- Use specific refusal skills in a real-life situation and report their outcome.
- Use specific refusal strategies, such as not hesitating when refusing (because hesitating will create a chance to think of reasons to go along with the requested behavior); looking directly at the person requesting the behavior; keeping responses short and clear; and speaking respectfully when refusing.
- Describe basic facts about the need for refusal skills—for example, that teenagers are susceptible to peer influence and that deadly accidents are more prevalent among teenagers than among any other group.
- Explain basic terminology, such as peer pressure, personal responsibility, and group dynamics.
4. Use the learning progression to establish daily targets.
Once teachers have established a learning progression, they can identify daily targets. For example, the social studies teacher might spend one class period focusing on student awareness of specific vocabulary terms. The next learning target might shift to student understanding of factual information about geographic characteristics.
Learning targets can span several days. The health teacher might spend two days addressing the learning target of being able to speak respectfully when refusing to do something. Also, teachers don't have to address the elements in a progression in strict linear fashion. The social studies teacher might begin the unit by introducing the generalization that geography can greatly influence a country's future and then present important details as students continue to explore this idea.
5. Translate daily targets into student-friendly language.
To ensure student understanding of learning targets, some researchers recommend the use of the "I can" format (Moss & Brookhart, 2012). "I can" statements will differ from student to student. One student might rephrase a daily target that concerns respectfully refusing a request as, "I can say no to someone without them getting mad at me." Another student might say, "I can say no but also let the person know that I'm not mad at them." One of the most powerful aspects of "I can" statements is that they help students see where they are on the learning progression for a unit objective.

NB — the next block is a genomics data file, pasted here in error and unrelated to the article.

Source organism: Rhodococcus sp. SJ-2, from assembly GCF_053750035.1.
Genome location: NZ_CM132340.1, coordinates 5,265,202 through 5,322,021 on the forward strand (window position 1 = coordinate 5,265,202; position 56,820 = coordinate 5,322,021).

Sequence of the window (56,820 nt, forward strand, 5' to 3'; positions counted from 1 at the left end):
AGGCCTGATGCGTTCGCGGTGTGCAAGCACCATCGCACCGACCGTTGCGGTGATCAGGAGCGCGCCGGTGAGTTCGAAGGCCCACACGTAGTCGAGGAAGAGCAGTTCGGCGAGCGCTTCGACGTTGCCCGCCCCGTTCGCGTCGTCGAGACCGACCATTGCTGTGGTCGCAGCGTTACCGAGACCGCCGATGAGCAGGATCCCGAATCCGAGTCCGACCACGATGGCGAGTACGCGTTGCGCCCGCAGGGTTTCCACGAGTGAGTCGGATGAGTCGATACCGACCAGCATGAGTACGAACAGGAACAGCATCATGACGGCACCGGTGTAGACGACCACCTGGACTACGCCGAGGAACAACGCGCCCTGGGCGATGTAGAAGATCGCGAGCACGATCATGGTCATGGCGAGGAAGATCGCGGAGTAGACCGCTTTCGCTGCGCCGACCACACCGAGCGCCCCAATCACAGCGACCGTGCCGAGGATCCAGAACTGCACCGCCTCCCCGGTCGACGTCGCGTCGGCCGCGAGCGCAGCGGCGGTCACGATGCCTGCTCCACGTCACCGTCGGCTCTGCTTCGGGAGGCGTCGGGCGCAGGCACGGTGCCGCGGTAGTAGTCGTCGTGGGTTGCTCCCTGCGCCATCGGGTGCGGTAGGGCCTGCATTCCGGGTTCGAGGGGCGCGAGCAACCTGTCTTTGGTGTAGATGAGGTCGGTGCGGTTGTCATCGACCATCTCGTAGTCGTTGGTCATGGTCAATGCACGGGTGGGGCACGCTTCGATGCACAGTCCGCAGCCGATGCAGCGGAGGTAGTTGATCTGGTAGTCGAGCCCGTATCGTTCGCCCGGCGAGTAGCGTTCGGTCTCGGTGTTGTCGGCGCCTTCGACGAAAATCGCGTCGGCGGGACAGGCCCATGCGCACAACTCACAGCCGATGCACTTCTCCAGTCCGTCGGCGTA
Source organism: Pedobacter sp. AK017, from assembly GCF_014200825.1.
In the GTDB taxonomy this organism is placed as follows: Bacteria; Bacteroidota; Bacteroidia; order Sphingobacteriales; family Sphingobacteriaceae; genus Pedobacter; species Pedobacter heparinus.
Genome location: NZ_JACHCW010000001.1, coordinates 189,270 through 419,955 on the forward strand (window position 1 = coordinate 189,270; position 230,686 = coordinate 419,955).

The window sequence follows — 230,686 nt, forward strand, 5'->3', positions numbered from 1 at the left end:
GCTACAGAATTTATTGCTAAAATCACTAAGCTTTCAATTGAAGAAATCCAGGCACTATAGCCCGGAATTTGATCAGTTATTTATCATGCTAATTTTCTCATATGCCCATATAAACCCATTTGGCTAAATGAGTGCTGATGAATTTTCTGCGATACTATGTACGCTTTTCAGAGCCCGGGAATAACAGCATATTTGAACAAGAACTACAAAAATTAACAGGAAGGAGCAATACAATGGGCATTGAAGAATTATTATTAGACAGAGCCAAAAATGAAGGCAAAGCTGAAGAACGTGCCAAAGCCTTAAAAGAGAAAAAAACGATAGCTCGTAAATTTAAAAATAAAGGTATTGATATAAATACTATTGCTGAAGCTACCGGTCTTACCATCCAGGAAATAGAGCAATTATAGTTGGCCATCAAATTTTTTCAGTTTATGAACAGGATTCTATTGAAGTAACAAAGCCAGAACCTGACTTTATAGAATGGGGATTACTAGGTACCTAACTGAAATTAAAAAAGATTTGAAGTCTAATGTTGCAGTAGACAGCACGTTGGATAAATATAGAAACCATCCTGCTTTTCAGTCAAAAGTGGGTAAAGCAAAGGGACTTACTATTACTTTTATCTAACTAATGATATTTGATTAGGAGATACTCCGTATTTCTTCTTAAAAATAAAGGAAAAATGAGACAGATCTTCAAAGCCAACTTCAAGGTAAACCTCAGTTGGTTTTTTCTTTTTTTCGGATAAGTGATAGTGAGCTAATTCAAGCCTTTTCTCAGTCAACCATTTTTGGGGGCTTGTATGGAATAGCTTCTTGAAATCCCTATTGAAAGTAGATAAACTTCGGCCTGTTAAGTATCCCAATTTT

Any system that organizes statements of what students are expected to know and be able to do enhances student learning because it provides clarity to students and teachers alike. Educators should feel free to create their own systems or adapt those that others have proposed.
Airasian, P. W. (1994). The impact of the taxonomy on testing and evaluation. In L. W. Anderson & L. A. Sosniak (Eds.), Bloom's taxonomy: A forty-year retrospective: Ninety-third yearbook of the National Society for the Study of Education (pp. 82–102). Chicago: University of Chicago Press.
Anderson, L. W., Krathwohl, D. R., Airasian, P. W., Cruikshank, K. A., Mayer, R. E., Pintrich, P. R., et al. (Eds.), (2001). A taxonomy for learning, teaching, and assessing: A revision of Bloom's taxonomy of educational objectives. New York: Longman.
Bloom, B. S., Engelhart, M. D., Furst, E. J., Hill, W. H., & Krathwohl, D. R. (Eds.), (1956). Taxonomy of educational objectives: The classification of educational goals. Handbook I: Cognitive domain. New York: David McKay.
Marzano, R. J., & Kendall, J. S. (2007). The new taxonomy of educational objectives (2nd ed.). Thousand Oaks, CA: Corwin Press.
Moss, C. M., & Brookhart, S. M. (2012). Learning targets: Helping students aim for understanding in today's lesson. Alexandria, VA: ASCD.
Robert J. Marzano is cofounder and CEO of Marzano Research Laboratory in Denver, Colorado, and executive director of the Learning Sciences Marzano Center in Palm Beach Gardens, Florida. He is coauthor, with Michael Toth, of Teacher Evaluation That Makes a Difference: A New Model for Teacher Growth and Student Achievement (ASCD, 2013).